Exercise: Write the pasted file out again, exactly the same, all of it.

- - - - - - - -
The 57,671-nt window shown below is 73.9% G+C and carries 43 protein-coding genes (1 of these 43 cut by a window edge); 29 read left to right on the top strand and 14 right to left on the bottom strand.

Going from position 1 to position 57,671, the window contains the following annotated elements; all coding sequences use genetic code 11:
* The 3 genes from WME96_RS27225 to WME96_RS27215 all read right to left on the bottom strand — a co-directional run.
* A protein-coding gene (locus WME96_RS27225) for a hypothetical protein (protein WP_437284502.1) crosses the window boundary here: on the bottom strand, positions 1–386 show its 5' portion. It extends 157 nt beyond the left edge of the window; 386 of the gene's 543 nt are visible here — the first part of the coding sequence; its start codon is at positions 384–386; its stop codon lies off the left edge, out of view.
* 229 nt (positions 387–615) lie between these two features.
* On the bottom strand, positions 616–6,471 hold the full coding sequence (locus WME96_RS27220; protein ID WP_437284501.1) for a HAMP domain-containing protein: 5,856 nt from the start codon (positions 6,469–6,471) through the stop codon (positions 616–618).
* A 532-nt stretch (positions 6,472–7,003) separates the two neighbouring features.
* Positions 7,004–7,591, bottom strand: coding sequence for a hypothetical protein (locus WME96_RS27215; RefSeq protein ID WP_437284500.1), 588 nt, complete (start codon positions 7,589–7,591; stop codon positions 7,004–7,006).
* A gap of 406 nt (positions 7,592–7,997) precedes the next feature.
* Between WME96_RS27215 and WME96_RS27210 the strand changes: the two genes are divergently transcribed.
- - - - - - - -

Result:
The 57,671-nt window shown below is 73.9% G+C and carries 43 protein-coding genes (1 of these 43 cut by a window edge); 29 read left to right on the top strand and 14 right to left on the bottom strand.

Going from position 1 to position 57,671, the window contains the following annotated elements; all coding sequences use genetic code 11:
* The 3 genes from WME96_RS27225 to WME96_RS27215 all read right to left on the bottom strand — a co-directional run.
* A protein-coding gene (locus WME96_RS27225) for a hypothetical protein (protein WP_437284502.1) crosses the window boundary here: on the bottom strand, positions 1–386 show its 5' portion. It extends 157 nt beyond the left edge of the window; 386 of the gene's 543 nt are visible here — the first part of the coding sequence; its start codon is at positions 384–386; its stop codon lies off the left edge, out of view.
* 229 nt (positions 387–615) lie between these two features.
* On the bottom strand, positions 616–6,471 hold the full coding sequence (locus WME96_RS27220; protein ID WP_437284501.1) for a HAMP domain-containing protein: 5,856 nt from the start codon (positions 6,469–6,471) through the stop codon (positions 616–618).
* A 532-nt stretch (positions 6,472–7,003) separates the two neighbouring features.
* Positions 7,004–7,591, bottom strand: coding sequence for a hypothetical protein (locus WME96_RS27215; RefSeq protein ID WP_437284500.1), 588 nt, complete (start codon positions 7,589–7,591; stop codon positions 7,004–7,006).
* A gap of 406 nt (positions 7,592–7,997) precedes the next feature.
* Between WME96_RS27215 and WME96_RS27210 the strand changes: the two genes are divergently transcribed.